Iceland’s scientific investigation into a mysterious respiratory illness that affected its horses shows the power of genomics to unravel the cause of a significant biosecurity threat, an expert says.
Dr Mark Davies, a University of Melbourne specialist in bacterial genomics, praised the microbial forensic work undertaken to get to the bottom of the 2010 outbreak.
Iceland is free of all major horses diseases thanks to a ban on importing horses into the country that has applied since 1882.
The country’s 77,000 iconic Icelandic horses have enjoying a relatively disease-free environment for the last 1000 years, which makes them particularly susceptible to any new bacteria or viruses that cross the border.
Strict biosecurity regulations are in place to protect them. However, in 2010, a mysterious respiratory infection swept through the horse population, spreading across the country within weeks. It also affected dogs and cats, and some people fell ill.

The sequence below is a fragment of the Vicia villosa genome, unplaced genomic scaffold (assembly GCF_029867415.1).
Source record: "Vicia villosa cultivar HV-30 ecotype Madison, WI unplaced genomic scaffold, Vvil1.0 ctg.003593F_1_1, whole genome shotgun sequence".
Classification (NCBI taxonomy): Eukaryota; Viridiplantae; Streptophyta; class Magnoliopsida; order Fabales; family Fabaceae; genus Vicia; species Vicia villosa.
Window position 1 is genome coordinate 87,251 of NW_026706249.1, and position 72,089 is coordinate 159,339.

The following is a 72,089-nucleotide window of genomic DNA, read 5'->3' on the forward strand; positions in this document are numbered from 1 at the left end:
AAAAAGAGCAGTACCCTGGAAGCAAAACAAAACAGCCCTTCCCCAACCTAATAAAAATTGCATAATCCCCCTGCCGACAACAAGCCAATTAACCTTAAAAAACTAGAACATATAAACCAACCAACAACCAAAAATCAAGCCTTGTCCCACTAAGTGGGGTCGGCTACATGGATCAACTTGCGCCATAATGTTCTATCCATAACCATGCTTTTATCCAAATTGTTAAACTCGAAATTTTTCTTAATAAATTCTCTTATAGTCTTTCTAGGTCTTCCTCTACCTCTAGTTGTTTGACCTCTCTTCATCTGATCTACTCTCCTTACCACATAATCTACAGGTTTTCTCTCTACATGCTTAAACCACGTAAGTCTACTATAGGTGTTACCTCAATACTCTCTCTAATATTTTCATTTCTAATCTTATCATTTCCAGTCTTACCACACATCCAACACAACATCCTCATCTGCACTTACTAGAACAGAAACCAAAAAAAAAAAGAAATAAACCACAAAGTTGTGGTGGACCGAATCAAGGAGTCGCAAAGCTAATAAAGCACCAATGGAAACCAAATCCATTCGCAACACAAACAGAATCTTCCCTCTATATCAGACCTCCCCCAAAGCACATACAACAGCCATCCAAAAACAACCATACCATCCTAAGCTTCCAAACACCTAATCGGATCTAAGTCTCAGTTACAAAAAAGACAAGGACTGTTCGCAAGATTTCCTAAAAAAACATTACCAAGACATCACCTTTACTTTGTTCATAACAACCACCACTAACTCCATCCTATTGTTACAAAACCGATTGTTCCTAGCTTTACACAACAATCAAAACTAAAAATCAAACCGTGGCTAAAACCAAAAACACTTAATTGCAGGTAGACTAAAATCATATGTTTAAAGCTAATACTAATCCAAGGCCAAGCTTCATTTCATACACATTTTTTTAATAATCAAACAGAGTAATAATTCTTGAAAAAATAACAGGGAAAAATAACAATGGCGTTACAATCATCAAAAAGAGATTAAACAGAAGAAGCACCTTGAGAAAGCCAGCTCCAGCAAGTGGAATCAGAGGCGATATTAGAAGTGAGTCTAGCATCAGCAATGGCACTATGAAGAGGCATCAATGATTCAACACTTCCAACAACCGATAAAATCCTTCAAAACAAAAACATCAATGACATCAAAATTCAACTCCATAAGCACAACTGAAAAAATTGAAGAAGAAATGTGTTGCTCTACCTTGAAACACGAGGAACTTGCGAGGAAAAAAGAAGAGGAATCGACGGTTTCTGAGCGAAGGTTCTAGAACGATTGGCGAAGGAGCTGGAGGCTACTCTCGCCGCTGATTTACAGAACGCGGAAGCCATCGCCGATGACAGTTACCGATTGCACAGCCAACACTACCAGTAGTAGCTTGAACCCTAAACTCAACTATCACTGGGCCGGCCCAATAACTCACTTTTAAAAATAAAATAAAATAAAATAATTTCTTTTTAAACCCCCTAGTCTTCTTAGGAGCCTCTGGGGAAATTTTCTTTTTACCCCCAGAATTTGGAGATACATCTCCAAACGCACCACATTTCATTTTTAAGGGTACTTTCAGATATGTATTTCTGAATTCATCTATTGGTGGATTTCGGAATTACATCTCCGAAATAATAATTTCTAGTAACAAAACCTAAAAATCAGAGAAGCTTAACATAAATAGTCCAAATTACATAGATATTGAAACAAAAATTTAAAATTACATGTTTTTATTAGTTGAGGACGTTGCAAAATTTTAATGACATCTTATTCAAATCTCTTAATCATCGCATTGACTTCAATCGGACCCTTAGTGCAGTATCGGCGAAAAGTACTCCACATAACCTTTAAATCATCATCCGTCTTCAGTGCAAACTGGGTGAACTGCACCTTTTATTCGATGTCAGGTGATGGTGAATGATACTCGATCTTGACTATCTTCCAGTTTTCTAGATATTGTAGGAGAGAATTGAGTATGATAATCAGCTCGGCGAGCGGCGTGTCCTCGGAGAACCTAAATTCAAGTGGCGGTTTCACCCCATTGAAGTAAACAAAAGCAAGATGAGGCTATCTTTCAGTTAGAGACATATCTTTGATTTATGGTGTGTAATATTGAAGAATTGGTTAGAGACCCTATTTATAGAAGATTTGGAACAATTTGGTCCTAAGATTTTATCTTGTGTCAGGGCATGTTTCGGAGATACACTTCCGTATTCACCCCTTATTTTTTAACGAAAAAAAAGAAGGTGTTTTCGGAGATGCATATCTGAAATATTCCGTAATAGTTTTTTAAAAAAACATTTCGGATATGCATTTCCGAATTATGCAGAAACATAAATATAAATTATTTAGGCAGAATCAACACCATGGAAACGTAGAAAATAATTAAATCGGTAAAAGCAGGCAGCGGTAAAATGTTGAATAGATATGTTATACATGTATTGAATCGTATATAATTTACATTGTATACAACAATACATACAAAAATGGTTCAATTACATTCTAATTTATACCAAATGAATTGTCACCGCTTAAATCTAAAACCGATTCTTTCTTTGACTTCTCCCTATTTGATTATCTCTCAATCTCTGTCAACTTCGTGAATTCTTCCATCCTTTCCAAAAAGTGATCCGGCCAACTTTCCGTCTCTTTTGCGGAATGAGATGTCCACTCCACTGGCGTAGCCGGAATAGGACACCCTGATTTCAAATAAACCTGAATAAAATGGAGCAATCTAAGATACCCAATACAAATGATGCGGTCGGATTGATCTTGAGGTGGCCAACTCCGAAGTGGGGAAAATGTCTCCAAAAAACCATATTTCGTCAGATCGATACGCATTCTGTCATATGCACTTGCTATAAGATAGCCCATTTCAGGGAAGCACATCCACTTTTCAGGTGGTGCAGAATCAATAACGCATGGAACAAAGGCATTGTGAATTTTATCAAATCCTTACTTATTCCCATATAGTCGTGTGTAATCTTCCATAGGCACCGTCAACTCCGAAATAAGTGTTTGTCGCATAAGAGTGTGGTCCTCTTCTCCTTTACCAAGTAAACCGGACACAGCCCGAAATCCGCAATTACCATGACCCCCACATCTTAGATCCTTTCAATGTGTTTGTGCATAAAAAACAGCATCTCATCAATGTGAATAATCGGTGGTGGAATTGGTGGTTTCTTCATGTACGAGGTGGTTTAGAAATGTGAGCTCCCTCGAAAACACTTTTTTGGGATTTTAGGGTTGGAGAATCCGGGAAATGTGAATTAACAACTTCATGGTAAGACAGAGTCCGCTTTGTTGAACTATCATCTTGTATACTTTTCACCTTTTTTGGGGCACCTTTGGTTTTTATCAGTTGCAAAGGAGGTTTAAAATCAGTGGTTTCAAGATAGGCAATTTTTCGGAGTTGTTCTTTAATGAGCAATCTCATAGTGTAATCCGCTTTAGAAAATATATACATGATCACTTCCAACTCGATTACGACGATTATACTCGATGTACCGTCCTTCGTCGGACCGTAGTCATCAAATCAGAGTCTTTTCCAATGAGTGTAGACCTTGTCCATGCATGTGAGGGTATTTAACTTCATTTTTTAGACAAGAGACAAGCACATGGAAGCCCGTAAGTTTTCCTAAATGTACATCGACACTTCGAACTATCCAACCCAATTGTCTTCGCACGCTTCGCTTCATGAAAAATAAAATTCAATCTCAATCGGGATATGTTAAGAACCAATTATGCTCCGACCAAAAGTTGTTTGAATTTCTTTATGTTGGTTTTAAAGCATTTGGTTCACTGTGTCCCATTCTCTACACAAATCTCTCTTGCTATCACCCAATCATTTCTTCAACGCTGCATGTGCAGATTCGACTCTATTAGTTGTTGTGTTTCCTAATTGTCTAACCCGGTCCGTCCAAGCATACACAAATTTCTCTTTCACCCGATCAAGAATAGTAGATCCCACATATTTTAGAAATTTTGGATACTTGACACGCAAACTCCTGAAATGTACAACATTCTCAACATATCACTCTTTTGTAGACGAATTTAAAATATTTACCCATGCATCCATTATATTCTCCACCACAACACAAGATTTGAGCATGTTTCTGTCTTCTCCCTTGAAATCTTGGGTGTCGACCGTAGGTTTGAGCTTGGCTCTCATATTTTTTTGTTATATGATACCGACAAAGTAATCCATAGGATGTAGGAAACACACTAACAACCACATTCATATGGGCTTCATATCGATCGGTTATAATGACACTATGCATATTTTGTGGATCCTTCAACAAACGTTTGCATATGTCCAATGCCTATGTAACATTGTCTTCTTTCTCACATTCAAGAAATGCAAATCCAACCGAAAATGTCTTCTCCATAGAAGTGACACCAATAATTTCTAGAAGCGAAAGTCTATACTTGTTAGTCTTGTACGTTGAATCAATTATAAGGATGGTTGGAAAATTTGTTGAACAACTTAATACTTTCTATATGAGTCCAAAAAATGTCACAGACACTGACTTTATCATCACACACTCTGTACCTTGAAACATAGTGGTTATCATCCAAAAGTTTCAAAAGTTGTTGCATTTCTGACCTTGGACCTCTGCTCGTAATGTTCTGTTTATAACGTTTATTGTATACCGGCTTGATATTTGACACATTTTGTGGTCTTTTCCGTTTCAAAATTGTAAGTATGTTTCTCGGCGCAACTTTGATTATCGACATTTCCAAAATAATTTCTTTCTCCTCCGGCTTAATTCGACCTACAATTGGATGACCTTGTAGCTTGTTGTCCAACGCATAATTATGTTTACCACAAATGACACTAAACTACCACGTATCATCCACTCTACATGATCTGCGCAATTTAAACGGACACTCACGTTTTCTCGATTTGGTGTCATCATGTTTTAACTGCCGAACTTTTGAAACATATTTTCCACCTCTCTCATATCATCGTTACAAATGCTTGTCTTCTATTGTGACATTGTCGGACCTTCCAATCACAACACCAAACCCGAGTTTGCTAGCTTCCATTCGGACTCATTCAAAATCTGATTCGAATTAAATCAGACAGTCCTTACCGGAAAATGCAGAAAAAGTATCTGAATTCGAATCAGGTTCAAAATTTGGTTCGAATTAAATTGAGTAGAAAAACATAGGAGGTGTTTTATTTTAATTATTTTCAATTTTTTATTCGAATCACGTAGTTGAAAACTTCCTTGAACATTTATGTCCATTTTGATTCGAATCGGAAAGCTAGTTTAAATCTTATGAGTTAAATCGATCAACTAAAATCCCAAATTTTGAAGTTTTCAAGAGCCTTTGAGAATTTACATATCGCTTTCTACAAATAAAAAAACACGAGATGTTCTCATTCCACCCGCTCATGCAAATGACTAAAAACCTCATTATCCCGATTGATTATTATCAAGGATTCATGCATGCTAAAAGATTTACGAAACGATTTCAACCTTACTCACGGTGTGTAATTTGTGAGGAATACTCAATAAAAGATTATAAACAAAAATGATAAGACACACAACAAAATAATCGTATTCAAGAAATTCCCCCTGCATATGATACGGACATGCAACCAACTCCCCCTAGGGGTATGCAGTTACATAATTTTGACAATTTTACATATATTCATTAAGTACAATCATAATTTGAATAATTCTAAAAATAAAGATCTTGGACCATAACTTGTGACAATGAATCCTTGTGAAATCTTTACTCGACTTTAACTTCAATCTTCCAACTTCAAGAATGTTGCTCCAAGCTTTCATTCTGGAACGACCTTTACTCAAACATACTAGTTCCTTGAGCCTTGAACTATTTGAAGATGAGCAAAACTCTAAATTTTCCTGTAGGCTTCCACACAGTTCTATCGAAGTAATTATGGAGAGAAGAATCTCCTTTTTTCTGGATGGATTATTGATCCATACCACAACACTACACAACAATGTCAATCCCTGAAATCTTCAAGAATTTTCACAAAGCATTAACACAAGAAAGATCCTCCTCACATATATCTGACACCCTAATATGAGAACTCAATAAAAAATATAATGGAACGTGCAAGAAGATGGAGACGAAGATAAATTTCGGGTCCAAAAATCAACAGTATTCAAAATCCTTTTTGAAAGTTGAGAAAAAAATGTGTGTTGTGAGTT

Horse transportation was brought to a halt in a bid to contain the spread of the infectious agent.
Davies said Sigríður Björnsdóttir and his colleagues employed the power and resolution of “genomic epidemiology” – the combination of whole genomic sequencing and epidemiological approaches – to examine the source and spread of the outbreak.
Intriguingly, the outbreak was not viral in origin, but linked to a bacterial Streptococcus equi subsp. zooepidemicus infection.
A national sampling strategy coupled with population genomics revealed that the outbreak was most likely driven by a S. equi subsp. zooepidemicus sequence type 209 (ST209) infection that spread nationally from a single source.
The research showed the power of genomics applied on a national scale to unravel the cause of a significant biosecurity threat, Davies wrote in a commentary in mBio, the journal published by the American Society for Microbiology.